Kate Brodock has served as CMO, CEO, and cofounder of a variety of companies and has remained firmly committed to supporting women in tech throughout her career. She’s currently CEO and cofounder of Women 2.0 and founding partner of W, the organization’s first fund, which is women-focused.
Women 2.0 began in 2006 with a goal of increasing gender equality in the tech world. The organization offers content, programming, and resources to help women grow their careers and their companies, as well as access to an expansive network. We chatted with Kate to learn more about why Women 2.0 is expanding into the venture capital space now, after 13 years of Women 2.0, and discussed how she hopes the move will contribute to increased gender equality in the startup ecosystem.
How does Women 2.0 help the tech industry?
We provide positive impact through two main arms. First, we offer programming for women—both as founders growing their companies and as professionals working at larger tech companies. Second, our ecosystem has driven greater awareness of and activity around how to invest in diversity and inclusion in the startup community. We want to make the actual structure that women are working within more supportive. W will help by creating direct access to capital for women founders.
Why did you decide to move into venture? Was starting a fund always the plan?
At Women 2.0, we’ve always seen how important it is to have more women in technology as founders, leaders, and investors. There’s a huge gender imbalance in funding, and our founder community told us that securing access to capital is their biggest need. We have a 14-year history of finding, supporting, and nurturing strong women founders through everything from education to pitch competitions, so starting a fund to do that in an official capacity was clearly the right next step. This is in our DNA, and our team has been around the block in all the necessary areas!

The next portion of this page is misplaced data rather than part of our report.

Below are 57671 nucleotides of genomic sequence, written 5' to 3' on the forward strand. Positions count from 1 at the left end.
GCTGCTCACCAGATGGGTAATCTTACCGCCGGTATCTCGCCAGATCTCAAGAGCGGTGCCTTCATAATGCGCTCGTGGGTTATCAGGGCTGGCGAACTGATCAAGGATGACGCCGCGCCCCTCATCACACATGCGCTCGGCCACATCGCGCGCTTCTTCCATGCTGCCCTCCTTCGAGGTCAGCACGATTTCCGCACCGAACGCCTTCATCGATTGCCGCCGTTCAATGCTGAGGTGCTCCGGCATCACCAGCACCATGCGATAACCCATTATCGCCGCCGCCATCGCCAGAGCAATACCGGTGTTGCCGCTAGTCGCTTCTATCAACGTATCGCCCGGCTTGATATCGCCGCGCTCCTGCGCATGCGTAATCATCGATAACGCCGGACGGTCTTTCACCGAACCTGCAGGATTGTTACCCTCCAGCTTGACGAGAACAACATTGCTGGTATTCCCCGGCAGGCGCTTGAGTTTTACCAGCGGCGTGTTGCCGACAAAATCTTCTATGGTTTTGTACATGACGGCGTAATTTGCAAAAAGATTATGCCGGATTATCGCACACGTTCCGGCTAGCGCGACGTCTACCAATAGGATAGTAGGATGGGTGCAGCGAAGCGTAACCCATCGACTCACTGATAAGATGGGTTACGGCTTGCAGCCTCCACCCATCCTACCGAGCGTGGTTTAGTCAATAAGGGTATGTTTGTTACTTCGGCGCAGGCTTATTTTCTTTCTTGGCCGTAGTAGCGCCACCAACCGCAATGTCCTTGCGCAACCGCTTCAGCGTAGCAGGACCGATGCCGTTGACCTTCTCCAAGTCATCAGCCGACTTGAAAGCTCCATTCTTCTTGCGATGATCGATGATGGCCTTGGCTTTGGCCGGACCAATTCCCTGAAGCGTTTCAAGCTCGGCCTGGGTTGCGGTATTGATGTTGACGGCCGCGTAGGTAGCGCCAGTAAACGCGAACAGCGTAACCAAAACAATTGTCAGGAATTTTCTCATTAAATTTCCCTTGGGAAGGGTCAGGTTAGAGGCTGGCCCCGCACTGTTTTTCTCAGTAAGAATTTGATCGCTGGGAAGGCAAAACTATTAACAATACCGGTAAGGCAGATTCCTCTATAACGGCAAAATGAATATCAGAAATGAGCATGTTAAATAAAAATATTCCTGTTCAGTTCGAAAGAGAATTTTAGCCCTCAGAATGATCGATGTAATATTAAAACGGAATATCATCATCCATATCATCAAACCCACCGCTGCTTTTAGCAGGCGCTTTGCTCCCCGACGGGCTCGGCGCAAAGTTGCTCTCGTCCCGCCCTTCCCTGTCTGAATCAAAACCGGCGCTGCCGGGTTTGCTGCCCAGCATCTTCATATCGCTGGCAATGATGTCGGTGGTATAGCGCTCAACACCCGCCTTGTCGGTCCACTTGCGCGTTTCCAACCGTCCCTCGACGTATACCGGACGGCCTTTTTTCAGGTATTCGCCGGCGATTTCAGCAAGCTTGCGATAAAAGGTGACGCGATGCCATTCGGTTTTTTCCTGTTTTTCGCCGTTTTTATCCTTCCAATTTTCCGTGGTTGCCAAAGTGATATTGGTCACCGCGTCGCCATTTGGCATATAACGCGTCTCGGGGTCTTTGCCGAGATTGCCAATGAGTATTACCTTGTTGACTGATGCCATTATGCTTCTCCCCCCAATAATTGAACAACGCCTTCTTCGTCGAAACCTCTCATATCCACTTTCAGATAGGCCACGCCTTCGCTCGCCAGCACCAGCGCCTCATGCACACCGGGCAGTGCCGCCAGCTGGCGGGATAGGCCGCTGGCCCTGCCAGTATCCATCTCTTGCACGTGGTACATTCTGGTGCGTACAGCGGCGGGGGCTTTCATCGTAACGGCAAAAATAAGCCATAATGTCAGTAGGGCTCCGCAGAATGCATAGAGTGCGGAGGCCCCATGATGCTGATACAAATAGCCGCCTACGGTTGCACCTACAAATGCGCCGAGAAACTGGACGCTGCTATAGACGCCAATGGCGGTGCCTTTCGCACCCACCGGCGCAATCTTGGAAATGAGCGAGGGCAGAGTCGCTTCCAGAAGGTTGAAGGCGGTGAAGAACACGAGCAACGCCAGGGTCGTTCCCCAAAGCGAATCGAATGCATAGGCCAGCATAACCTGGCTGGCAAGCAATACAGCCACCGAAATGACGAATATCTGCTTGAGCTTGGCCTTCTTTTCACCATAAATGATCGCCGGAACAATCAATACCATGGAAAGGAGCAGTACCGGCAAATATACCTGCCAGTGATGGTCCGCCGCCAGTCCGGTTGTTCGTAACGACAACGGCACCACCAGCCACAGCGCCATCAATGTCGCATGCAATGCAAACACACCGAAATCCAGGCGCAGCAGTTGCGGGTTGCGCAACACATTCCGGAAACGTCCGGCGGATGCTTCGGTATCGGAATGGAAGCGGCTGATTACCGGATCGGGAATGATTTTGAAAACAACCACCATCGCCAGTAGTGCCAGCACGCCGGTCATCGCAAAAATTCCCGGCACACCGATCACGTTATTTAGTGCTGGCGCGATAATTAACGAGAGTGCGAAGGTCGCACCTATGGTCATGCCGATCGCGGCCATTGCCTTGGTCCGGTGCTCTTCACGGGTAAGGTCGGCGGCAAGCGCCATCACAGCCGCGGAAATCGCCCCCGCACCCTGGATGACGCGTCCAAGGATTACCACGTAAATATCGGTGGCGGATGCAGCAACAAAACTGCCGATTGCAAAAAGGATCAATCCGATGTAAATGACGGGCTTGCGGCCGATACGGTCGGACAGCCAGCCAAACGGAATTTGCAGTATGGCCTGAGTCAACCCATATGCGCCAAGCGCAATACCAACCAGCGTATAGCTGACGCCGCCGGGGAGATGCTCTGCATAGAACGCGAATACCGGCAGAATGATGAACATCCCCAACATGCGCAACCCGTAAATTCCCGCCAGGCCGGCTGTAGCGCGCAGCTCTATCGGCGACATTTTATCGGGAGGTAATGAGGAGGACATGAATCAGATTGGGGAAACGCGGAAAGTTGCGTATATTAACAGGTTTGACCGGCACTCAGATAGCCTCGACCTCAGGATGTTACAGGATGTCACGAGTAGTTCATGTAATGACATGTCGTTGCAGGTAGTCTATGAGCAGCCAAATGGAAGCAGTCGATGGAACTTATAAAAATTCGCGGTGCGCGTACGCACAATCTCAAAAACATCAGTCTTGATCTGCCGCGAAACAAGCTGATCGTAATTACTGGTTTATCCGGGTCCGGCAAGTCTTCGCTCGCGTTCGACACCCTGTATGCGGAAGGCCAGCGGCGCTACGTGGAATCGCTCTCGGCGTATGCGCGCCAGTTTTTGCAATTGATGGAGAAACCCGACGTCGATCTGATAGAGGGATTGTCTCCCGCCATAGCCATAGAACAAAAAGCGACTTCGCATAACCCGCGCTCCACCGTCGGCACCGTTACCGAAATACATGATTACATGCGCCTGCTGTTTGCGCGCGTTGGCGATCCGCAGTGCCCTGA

We also read the landscape. There’s an enormous gap in funding women, which to us means there’s both an opportunity to follow our missions and make a great business move. This space simply needs—and can handle—new funds, and the timing couldn’t be more perfect.
For me personally, I love nothing more than working with startups as they grow their businesses and their teams, so being able to translate that into the role of active investor is incredibly exciting. Part of the core set of values we’ve always lived by is that we can make the biggest impact on the future of innovation in the world if we can change the way those future tech giants—today’s startups—think and build as a function of their leaders and their teams. That’s what we’re hitting directly with this fund.
Women make up just 11% of VC investors. How does this gender gap influence tech in general?
Those numbers are upsetting… There’s no way such a small fraction of women are the only ones qualified to be VCs, so it’s clear there’s something else going on—there has to be bias at play. And we work with women every day who are directly impacted by this. They are pitching their companies to rooms full of men who don’t look like them, who don’t share the same experiences. Of course this influences which companies get funding and which don’t.